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625450_10151331300703111_1403634286_nDespite my penchant for trials of physical endurance, I haven’t been especially fit for most of my life, primarily because I let life get in the way and I don’t stay consistent with healthy eating or exercise. But I’ve always felt the strongest and most vital when my body was of use. My pregnancies, while riddled with unpleasant side effects, were healthy and I often drew strength from the visualization that I was helping to create another being. Delivery was made more manageable by the thought that it was finite and there was a point to it, something wonderful in the end.

That thought came into play this week when I underwent a Peripheral Blood Stem Cell (PBSC) harvesting procedure in hopes of saving an unknown cancer patient’s life. It was not the surgical option many think of with bone marrow donation. There were none of those risks to be concerned about nor that kind of recovery. But the PBSC is no walk in the park. Five days out donors begin daily shots of neuprogen, which helps stimulate the growth of stem cells in the blood. Because of that the bones and muscles become extremely achy, like the worst case of the flu you’ve ever had. But a good acetominophen regimen and lots of water makes that manageable. The procedure itself involves having a rigid needle in one arm drawing blood into the closed tubing of the machinery, where it is spun in a centrifuge, separating the layers and extracting the stem cells. The remaining blood is then returned to your body, with accompanying extra fluids, via a needle in the other arm. And that goes on for 5-6 hours.

It was uncomfortable and sometimes straight painful (because you still have those achy feelings). And so hard to sit through by the end. But damned if I didn’t still feel amazing. There was a grand purpose to it all. And I love everything about that feeling.

Five years ago I didn’t think I could exist without the man I’d married at age 20. His personality and force of will dominated my world and colored every decision I made, to the point where I questioned my own decision-making abilities. Since then I’ve run a half marathon, hopefully helped save a life, kicked my career up a few notches, moved into my own place, and embraced the rollercoaster ride that is raising two teenagers — without a partner. I’ve screwed up quite a few things along the way but I’m closer to understanding that that’s just a part of being human and not a defect in me. I know I am strong. I know I am powerful. I know I have a purpose.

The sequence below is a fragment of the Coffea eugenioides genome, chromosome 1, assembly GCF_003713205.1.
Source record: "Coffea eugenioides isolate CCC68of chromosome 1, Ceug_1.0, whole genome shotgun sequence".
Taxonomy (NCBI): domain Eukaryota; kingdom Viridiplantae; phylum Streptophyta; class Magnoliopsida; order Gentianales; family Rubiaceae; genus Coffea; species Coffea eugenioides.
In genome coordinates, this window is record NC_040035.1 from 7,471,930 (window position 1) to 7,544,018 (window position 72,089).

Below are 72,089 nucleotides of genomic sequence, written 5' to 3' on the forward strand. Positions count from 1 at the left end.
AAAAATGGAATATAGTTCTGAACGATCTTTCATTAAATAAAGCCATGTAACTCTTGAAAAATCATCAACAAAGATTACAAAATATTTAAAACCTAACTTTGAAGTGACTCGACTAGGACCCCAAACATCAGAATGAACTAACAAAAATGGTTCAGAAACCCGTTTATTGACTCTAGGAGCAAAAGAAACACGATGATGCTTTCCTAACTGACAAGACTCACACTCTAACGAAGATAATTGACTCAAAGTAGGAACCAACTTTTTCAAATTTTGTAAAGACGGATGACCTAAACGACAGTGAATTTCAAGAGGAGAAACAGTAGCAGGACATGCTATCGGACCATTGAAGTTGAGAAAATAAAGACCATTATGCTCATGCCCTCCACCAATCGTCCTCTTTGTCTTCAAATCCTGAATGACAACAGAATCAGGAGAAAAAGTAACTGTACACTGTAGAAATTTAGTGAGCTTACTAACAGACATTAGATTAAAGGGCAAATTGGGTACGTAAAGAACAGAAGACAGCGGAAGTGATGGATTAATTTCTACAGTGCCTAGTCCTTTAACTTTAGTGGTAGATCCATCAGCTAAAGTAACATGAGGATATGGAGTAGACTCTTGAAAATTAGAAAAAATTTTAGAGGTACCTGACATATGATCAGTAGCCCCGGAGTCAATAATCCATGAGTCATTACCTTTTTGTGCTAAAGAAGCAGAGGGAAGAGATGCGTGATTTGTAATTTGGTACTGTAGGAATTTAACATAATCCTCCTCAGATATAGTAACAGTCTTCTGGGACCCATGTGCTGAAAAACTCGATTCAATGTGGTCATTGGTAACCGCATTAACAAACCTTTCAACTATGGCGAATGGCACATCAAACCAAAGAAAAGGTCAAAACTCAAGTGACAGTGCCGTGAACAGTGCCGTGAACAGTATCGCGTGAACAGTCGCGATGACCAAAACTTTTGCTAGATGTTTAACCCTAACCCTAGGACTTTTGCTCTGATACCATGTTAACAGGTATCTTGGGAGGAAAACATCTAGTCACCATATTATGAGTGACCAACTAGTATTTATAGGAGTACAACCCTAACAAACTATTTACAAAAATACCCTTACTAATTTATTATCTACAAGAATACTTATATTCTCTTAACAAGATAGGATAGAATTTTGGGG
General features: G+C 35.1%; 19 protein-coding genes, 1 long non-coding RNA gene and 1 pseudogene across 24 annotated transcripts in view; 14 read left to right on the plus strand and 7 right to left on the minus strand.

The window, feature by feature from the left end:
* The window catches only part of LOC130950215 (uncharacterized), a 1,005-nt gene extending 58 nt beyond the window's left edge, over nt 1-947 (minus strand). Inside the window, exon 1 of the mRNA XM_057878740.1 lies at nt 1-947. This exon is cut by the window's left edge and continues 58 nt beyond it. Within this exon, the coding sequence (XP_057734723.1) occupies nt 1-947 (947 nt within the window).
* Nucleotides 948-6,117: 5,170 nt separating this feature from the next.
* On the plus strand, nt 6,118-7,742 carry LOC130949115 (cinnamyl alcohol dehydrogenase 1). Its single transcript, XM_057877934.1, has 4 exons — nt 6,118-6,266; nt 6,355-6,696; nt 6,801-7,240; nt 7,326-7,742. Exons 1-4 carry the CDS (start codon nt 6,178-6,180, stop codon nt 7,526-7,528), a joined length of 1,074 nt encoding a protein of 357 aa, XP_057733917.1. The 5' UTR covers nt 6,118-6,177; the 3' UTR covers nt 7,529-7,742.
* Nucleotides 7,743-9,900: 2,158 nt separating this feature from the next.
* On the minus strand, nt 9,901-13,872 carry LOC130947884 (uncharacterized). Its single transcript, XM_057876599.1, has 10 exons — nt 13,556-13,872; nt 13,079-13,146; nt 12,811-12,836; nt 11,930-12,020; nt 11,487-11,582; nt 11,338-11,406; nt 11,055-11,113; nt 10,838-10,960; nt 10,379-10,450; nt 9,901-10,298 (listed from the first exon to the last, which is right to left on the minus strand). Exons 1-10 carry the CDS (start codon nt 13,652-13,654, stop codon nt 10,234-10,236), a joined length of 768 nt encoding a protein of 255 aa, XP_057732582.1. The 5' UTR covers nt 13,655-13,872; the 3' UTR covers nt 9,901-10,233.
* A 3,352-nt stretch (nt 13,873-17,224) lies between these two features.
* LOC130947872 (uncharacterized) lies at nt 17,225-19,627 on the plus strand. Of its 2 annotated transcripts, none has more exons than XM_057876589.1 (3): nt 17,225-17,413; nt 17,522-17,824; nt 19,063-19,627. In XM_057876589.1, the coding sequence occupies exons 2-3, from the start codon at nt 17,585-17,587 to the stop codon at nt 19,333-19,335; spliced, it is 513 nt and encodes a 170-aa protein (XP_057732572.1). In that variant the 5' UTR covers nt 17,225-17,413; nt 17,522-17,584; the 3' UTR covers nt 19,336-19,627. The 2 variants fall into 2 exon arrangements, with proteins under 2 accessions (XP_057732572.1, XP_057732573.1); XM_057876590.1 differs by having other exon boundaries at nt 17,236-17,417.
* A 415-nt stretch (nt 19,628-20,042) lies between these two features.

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Sitting here on the couch this Saturday morning, watching Melissa Harris-Perry and her guests discuss the crisis of the children crossing the Mexican border. My 13-year-old daughter is sitting in the other corner of the couch, iPad in hand, probably filling online shopping site carts with things she’ll later ask me to buy. And while that impending mini-battle already annoys me, I was feeling pretty good because in one of the first segments of the show, which was about the chokehold-by-police death of Eric Garner, she had been more actively paying attention and making conversation with me about it. And as I wrote that last line, she looked up and asked a great probing question about immigration, which I attempted to answer without getting too long-winded (my usual struggle).

I’m filled with hope and joy that I can add MHP to my weekend education toolbox. For the last few years, my CBS Sunday Morning habit has provided some interesting teachable and bonding moments between me and my kids. They’d always be doing something else in the living room or near there and something from the show would seep in and engage them. I took those brief spurts of conversation as glimpses of the erudite adults I hoped they’d become.

There is such a thing as too much information for kids. The world is terrifying for even adults right now. And seeing too much of what’s going on out there can make a child feel like they are not ever safe and cause them anxiety. But I think for teenagers in particular, who are inclined to deep deep self involvement and who can have an outsized sense of their needs and wants, understanding what’s going on in the larger world is very important. And even as I despair at the ratchet music or shows they are almost obligated to be attracted to as teens,  I hope that these toe-dips into my TV world complements the education they get in school during the week and continues to foster conversation between us here at home.

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